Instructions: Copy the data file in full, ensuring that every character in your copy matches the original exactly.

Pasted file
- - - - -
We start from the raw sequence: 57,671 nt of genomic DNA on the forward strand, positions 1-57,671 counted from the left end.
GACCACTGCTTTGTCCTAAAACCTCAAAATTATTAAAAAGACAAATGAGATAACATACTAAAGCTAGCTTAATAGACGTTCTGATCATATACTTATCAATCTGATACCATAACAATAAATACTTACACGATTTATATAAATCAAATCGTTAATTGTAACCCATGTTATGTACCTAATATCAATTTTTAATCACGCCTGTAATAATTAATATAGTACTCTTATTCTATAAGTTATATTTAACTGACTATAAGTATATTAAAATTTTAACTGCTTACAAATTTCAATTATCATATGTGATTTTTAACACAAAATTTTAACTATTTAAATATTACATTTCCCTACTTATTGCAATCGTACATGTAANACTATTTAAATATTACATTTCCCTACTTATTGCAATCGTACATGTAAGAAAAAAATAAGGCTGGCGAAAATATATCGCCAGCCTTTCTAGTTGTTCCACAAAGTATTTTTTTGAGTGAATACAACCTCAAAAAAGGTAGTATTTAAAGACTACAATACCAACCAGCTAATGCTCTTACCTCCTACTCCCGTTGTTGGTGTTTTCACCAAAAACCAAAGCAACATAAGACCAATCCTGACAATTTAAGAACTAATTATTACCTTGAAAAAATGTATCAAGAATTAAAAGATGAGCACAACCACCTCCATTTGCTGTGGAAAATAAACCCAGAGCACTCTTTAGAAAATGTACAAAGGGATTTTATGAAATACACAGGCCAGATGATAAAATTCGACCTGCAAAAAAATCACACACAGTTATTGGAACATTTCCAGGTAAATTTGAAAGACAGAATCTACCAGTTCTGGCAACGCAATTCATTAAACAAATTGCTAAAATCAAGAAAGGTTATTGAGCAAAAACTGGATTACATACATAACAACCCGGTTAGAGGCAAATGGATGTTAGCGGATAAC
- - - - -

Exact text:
We start from the raw sequence: 57,671 nt of genomic DNA on the forward strand, positions 1-57,671 counted from the left end.
GACCACTGCTTTGTCCTAAAACCTCAAAATTATTAAAAAGACAAATGAGATAACATACTAAAGCTAGCTTAATAGACGTTCTGATCATATACTTATCAATCTGATACCATAACAATAAATACTTACACGATTTATATAAATCAAATCGTTAATTGTAACCCATGTTATGTACCTAATATCAATTTTTAATCACGCCTGTAATAATTAATATAGTACTCTTATTCTATAAGTTATATTTAACTGACTATAAGTATATTAAAATTTTAACTGCTTACAAATTTCAATTATCATATGTGATTTTTAACACAAAATTTTAACTATTTAAATATTACATTTCCCTACTTATTGCAATCGTACATGTAANACTATTTAAATATTACATTTCCCTACTTATTGCAATCGTACATGTAAGAAAAAAATAAGGCTGGCGAAAATATATCGCCAGCCTTTCTAGTTGTTCCACAAAGTATTTTTTTGAGTGAATACAACCTCAAAAAAGGTAGTATTTAAAGACTACAATACCAACCAGCTAATGCTCTTACCTCCTACTCCCGTTGTTGGTGTTTTCACCAAAAACCAAAGCAACATAAGACCAATCCTGACAATTTAAGAACTAATTATTACCTTGAAAAAATGTATCAAGAATTAAAAGATGAGCACAACCACCTCCATTTGCTGTGGAAAATAAACCCAGAGCACTCTTTAGAAAATGTACAAAGGGATTTTATGAAATACACAGGCCAGATGATAAAATTCGACCTGCAAAAAAATCACACACAGTTATTGGAACATTTCCAGGTAAATTTGAAAGACAGAATCTACCAGTTCTGGCAACGCAATTCATTAAACAAATTGCTAAAATCAAGAAAGGTTATTGAGCAAAAACTGGATTACATACATAACAACCCGGTTAGAGGCAAATGGATGTTAGCGGATAAC